This week my studio-mate Angelina and I led a painting workshop for Portland’s homeless street kids. We didn’t know what to expect but we were aware that this at-risk young adult population has bigger things on their mind than the color wheel or negative space or perspective. Knowing that the night brings cold, wet and potential danger their daytime activities are instead colored by thoughts of survival and broken dreams. We were also aware that many of the youth would be high. On this Tuesday it was almost everyone.
I was struck by their politeness. I’ve taught this age group before– the highest socio-economic population in the state– and none of those kids were as considerate and respectful and polite as these young people. I wondered if they had to gently shepherd other’s feelings just to get by. I did not see anger or rudeness.
The p:ear arts mentor program provides shelter and food from 8:30 AM until 2:00 in the afternoon. They also have a room with a few instruments where music can be made freely and there are many art projects in progress and a plethora of materials available for use. A gallery borders the activity room where professional artwork is in view next to the youth work. They can go and sit in quiet just to look. The staff spends most of their time in the office staring at a computer trying to keep funding and scheduling, etc. rolling. All except for Will, who was recently hired to coordinate the arts program. He was inspired and excited by our visit and granted our every wish. Volunteers manned the kitchen shoveling out food like they were keeping the engines of the Titanic burning. Hot, homemade apple crisp was one of our rewards.
The staff was very enthusiastic to have us teaching and thought our idea would be a winner. Our exercise had to do with letting go, playing–loosely painting with long-handled brushes (4 feet) made up of several materials like foam, bristle, chicken feathers, etc. on large sheets of good paper rolled out onto the floor. Music was supplied so a sense of the dance might emerge and engage. Visual elements both in the form of plants and dried flowers and photos of nature were tacked around the working space. Playing and imagination were encouraged with thoughts of nature as a place of solace. Energy and connection in mark-making was lauded.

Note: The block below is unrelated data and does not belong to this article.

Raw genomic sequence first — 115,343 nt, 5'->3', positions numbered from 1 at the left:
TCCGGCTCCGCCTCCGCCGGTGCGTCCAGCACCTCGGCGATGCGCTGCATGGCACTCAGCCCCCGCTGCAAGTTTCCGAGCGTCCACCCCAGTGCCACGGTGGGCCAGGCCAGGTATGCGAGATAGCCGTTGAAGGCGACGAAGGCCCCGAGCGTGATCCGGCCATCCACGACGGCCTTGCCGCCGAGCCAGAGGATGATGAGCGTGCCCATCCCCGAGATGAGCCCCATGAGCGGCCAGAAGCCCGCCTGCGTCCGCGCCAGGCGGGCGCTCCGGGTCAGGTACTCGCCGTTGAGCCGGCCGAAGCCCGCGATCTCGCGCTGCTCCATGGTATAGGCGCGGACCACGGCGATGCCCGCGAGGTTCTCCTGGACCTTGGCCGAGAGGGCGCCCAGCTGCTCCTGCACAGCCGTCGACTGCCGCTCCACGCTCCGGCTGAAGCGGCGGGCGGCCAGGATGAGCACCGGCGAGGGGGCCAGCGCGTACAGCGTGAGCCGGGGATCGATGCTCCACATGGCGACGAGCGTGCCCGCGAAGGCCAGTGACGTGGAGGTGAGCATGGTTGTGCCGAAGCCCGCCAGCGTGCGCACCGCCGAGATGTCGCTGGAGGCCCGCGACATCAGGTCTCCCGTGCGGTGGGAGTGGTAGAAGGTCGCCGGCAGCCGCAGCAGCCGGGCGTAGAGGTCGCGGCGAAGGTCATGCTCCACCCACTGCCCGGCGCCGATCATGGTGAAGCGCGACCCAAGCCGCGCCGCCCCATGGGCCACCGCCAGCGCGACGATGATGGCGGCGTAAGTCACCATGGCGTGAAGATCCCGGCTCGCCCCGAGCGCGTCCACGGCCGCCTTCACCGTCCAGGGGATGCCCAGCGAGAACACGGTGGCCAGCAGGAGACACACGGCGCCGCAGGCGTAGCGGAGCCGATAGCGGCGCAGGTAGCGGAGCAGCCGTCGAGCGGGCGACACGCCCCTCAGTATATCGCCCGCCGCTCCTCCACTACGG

Phase two of the exercise was to use a mat to frame pleasing compositions within the large, colorful piece. Then they were cut out for further refinement with paint and other media.
One person had interest. Only one of the youth had the focus and impetus to even want to pick up a four foot long brush and dance around a large sheet of paper. (The staff and volunteers were dying to try.)
This hit me hard. Although the p:ear folks said that just having that kind of creative energy in the room was their goal I felt as if we failed. We instructed staff and volunteers who thought the exercise was a gas, but it didn’t seem to touch the youth. I thought we had designed our project well with room for random creative bursts—no skill set required— and then an opportunity to teach some basics in the small scale work with lots of room for individualism.
Later it occurred to me that much of art-making for me is about exploration. The very word implies time and the unknown. Having the time to discover and uncover and be led down unexpected paths, taking risks and having the opportunity to overcome obstacles is what is most exciting to me about painting. These kids do not need any more risks or unexpected paths. And although they have plenty of time, they also have plenty of obstacles. Our next workshop in a few weeks will focus more on more prescribed tasks with assured outcomes.
In my own work and what I want to present to the class is the opposite. I want to practice trusting the risk. It isn’t automatic. As much as I believe that exploring failure is an opportunity for the unexpected to rise up and become something new, it takes discipline and time and a willingness to let go of expectations. These are both necessities and luxuries in our work. It’s a problem-solving adventure in which overcoming obstacles is, lucky for most of us, about discovery and not about survival.